Worcester v. Georgia
Worcester v. Georgia was a 1832 Supreme Court case. Before the case, there had been a number of disputes between the Cherokees and the State of Georgia, because Georgia had been attempting to strip the Indians of their rights and remove them to the West. The Cherokee Indians, under John Ross, tried to change minds by visiting Congressmen in Washington. However their efforts were brought to a resounding halt when Congress passed the Indian Removal Act in 1830. The Cherokees even took the matter before the Supreme Court in the Cherokee Nation v. the State of Georgia. However the Supreme Court declared it did not have the right to go against Georgia's laws.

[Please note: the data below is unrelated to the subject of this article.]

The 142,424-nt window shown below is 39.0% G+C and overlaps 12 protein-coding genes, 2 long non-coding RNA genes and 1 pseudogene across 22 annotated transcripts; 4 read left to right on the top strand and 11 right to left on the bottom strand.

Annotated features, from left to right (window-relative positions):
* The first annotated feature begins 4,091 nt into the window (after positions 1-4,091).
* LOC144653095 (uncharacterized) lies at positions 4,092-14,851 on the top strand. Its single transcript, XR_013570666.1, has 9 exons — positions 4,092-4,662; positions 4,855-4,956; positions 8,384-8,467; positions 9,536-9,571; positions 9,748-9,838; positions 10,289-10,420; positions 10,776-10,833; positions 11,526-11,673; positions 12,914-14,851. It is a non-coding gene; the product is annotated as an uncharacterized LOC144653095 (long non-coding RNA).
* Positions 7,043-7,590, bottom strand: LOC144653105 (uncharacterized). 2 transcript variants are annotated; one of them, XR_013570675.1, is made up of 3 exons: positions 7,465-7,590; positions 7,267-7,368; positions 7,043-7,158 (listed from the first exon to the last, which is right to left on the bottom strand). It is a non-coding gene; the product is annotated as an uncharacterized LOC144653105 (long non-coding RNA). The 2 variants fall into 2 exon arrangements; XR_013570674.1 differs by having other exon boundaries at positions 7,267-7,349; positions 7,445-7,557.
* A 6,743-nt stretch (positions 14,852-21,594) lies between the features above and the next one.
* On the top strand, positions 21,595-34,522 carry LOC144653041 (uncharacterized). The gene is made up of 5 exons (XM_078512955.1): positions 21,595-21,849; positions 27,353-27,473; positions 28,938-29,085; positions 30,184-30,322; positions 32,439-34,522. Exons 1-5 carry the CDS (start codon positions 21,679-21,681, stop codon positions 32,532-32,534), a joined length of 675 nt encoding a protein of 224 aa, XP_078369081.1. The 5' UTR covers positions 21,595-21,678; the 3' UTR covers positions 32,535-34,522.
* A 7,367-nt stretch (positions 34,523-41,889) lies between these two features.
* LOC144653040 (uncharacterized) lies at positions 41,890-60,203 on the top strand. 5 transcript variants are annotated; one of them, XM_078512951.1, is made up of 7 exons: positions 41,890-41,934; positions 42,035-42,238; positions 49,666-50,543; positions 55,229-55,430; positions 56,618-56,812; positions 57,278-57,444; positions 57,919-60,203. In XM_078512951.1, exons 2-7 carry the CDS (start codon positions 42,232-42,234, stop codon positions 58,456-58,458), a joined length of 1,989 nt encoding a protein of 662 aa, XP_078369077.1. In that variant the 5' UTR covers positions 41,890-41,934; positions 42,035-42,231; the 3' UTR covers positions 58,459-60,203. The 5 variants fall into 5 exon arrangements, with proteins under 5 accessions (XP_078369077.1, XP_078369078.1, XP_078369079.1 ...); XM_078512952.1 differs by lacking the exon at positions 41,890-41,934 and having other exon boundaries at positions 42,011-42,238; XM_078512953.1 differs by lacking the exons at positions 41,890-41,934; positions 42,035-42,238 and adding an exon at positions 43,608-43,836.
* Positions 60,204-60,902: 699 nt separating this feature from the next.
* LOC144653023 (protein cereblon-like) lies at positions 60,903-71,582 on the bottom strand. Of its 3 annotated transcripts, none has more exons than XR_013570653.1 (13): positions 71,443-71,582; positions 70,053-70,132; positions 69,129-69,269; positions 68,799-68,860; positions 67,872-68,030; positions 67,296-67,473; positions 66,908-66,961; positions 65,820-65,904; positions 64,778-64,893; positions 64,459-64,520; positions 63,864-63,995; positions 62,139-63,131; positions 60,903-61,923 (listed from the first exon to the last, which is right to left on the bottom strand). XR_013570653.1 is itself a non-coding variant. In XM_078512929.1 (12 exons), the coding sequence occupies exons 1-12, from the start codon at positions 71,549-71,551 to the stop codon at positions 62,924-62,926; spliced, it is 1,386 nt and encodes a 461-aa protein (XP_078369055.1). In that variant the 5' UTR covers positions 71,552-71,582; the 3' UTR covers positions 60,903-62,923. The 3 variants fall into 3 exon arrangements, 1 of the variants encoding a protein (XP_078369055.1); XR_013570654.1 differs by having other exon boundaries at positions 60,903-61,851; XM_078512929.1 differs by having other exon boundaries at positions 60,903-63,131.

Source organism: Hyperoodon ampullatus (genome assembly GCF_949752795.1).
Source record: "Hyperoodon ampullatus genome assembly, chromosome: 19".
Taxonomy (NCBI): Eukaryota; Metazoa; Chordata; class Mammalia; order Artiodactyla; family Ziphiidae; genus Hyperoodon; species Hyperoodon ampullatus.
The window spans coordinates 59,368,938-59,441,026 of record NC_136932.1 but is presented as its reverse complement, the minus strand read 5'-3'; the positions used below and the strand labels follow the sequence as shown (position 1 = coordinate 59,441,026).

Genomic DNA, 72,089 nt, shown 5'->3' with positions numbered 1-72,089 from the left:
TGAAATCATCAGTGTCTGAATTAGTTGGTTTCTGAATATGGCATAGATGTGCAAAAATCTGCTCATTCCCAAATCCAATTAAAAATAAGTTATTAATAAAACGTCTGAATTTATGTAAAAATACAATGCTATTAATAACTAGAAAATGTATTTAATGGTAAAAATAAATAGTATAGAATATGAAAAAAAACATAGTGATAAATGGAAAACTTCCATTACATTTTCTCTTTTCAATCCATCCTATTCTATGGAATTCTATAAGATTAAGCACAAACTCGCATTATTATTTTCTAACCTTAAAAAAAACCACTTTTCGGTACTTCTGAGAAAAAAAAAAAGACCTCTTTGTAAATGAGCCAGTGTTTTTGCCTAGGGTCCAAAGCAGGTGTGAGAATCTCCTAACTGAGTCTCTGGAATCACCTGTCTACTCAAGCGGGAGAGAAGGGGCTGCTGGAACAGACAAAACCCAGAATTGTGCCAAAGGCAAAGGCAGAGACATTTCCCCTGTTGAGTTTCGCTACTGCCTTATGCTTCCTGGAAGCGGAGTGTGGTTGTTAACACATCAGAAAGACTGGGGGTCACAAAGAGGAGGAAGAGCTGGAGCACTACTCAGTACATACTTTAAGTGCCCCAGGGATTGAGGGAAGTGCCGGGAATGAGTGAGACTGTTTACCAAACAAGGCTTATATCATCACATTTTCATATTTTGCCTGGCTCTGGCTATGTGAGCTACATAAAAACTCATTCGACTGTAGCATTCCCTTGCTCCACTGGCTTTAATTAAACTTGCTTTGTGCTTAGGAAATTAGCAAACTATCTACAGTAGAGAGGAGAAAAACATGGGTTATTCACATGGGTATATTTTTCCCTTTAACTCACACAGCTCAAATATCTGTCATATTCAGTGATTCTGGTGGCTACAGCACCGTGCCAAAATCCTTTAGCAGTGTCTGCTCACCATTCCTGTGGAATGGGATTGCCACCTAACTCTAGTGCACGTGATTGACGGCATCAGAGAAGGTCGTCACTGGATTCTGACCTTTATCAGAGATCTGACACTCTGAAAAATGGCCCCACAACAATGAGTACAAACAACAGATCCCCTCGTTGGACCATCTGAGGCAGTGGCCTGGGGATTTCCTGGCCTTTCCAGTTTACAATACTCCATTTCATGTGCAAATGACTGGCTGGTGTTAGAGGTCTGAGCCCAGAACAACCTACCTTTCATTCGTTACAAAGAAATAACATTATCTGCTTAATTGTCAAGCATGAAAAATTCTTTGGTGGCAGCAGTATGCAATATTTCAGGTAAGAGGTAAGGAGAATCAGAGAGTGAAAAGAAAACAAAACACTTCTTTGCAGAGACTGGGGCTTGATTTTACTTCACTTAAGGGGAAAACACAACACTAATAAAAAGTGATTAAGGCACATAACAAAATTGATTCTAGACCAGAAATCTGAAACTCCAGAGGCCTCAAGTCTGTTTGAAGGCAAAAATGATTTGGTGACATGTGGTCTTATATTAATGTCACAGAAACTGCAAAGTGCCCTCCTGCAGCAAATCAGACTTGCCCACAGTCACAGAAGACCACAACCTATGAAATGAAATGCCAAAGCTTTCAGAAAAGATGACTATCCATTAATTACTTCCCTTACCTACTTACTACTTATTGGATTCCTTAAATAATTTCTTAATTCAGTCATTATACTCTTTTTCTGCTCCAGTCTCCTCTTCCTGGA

The issue was re-opened in 1832 in the case of Worcester v. Georgia. A missionary named Samuel Worcester was residing with the Cherokees when Georgia passed a law forbidding white men to live with them outside of governmental consent. Worcester, along with several fellow missionaries, refused to leave and they were eventually arrested. Worcester was arrested three times, and was eventually sentenced to four years in prison. However, with lawyers hired by the Cherokees, the issue was brought before the Supreme Court, which made a decision in favor of Worcester stating that Worcester didn't need Georgia's permission to reside thusly.